Introduction: Pocket Watch Costume for a Droid Bionic Phone

This is my first ible so be nice. Also any constructive feedback is always appreciated.

Once upon a time (read: last September) I got a job with a Fortune 100 company. Which was great. Unfortunately, the head of my department was pretty much anti-fun so when it came to Halloween he banned everyone from wearing costumes. Being the corporate rebel I am, I decided if I could not enjoy my favorite holiday while at work, my trusty (and at the time, shiny and new) Droid Bionic would. I toyed around with a couple ideas but in the end decided upon the pocket watch theme as it was quick, simple, and cheap to make. Also since completing this case mod/phone costume I have not forgotten my phone anywhere because it is literally attached to my pocket, which makes this a double win because I tend to be forgetful.

Step 1: The Materials

While this particular phone costume was made for my droid, the basic concept should work for all phones. With the possible exception of iPhones because, as we all know, they are perfect and too good for costumes <snark>

1) A cheap plastic phone case (ebay is a good source for this as you can get one for a few bucks)
2) Spray Paint (gold, silver, bronze, or copper are all good choices for the desired effect)
3) a length of chain at least 24" long (most craft stores have this for about $1 or if you are really feeling rebellious raid your company's or school's supply closet for a box of paperclips to make a chain*)
4) some kind of clip
5) twisty tie
6) phone with access to apps market

7) Sand paper
8) Paint pens or acrylic paints, buttons, gears, or whatever to jazz up the look of your pocket watch phone.
9) piece of cardboard or newspaper to avoid making a mess

*Not responsible if you get fired or suspended for stealing office supplies

Step 2: Step 1: Prep and Painting

First you want to prep your cheap phone case. I highly recommend using sandpaper to scratch up the case. This will allow the paint to stick better and hopefully prevent it from flaking off later. Obviously, it is not something you have to do but I find it produces a better finished product.

Next place the case on your cardboard or newspaper and spray it with the paint.  Because of the size this should take about 30 seconds to complete. While you wait for it to dry go watch an episode or three of you favorite British comedy on Netflix; Simon Pegg is brilliant in "Spaced."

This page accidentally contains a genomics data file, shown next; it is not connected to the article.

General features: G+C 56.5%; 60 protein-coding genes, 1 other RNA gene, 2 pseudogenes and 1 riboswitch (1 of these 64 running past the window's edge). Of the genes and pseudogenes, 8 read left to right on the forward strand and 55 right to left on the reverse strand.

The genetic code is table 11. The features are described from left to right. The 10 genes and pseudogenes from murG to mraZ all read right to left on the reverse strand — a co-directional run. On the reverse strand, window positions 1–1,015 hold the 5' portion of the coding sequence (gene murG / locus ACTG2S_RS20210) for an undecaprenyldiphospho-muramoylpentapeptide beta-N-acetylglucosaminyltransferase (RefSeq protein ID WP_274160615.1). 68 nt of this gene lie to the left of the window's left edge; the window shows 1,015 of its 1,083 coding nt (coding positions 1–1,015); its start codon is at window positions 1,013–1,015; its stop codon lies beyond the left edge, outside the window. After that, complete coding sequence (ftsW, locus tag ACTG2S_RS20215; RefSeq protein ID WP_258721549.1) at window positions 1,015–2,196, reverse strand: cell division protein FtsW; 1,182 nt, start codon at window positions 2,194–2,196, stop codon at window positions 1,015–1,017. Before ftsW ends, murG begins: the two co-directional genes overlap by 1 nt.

Step 3: Step 2: Adding the Chain

For style purposes I broke my chain in to 2 unequal pieces, then connected one end with a twist tie from a loaf of bread (I got hungry while watching Netflix). Yup it's that simple. 

Step 4: Step 3: Connecting the Chain to the Case

My particular case had a tiny hole at the bottom to allow unimpeded access to the rear receiver. I never really use it anyway so it was perfect for me because it meant I didn't need to physically modify the case. If your cheap case doesn't have this, then you can make a hole in the case with a drill.

**Note: Not responsible for damage to your case caused by negligent drilling. Also be sure to remove the phone from the case before you drill (can you tell I work in IT?)**

Insert your twist tied end through your case hole (you in the back, stop giggling!). Using this method should still allow the case to fasten securely around the phone and the phone itself will hold the chain in place. If you really want you can add a bit of glue but it might make the fit of the case on the phone wonky.

Step 5: Step 4: the Other Ends of the Chain

Slide the links on the other ends of the chain through your clip.

Step 6: Step 5: Download a Pocket Watch App

Connect to the Google Play Store* and download a pocket watch app. I recommend the free app "Pocket Watch" by Jim Hendricks as it does everything you need your phone to do for this i.e. be a pocket watch.

*standard data rates may apply

Step 7: Optional Step 6: Spruce It Up

You can really get creative here and fancy up the rear of the case by painting a scene of an old locomotive or a horse and buggy or steampunk it up by attaching gears or something. Or just leave it plain and enjoy it as it is. I just did a quick random freehand drawing on the back of my case with a black paint pen and it was a massive, if yet a little subversive, success.

Total time on my build including time for the paint to dry, take pictures, and write this ible was about 90 minutes. Total cost was about $10 and most of that was the spray paint which I have used on numerous other small projects so the actual cost is probably closer to $6. Hope you enjoyed it.

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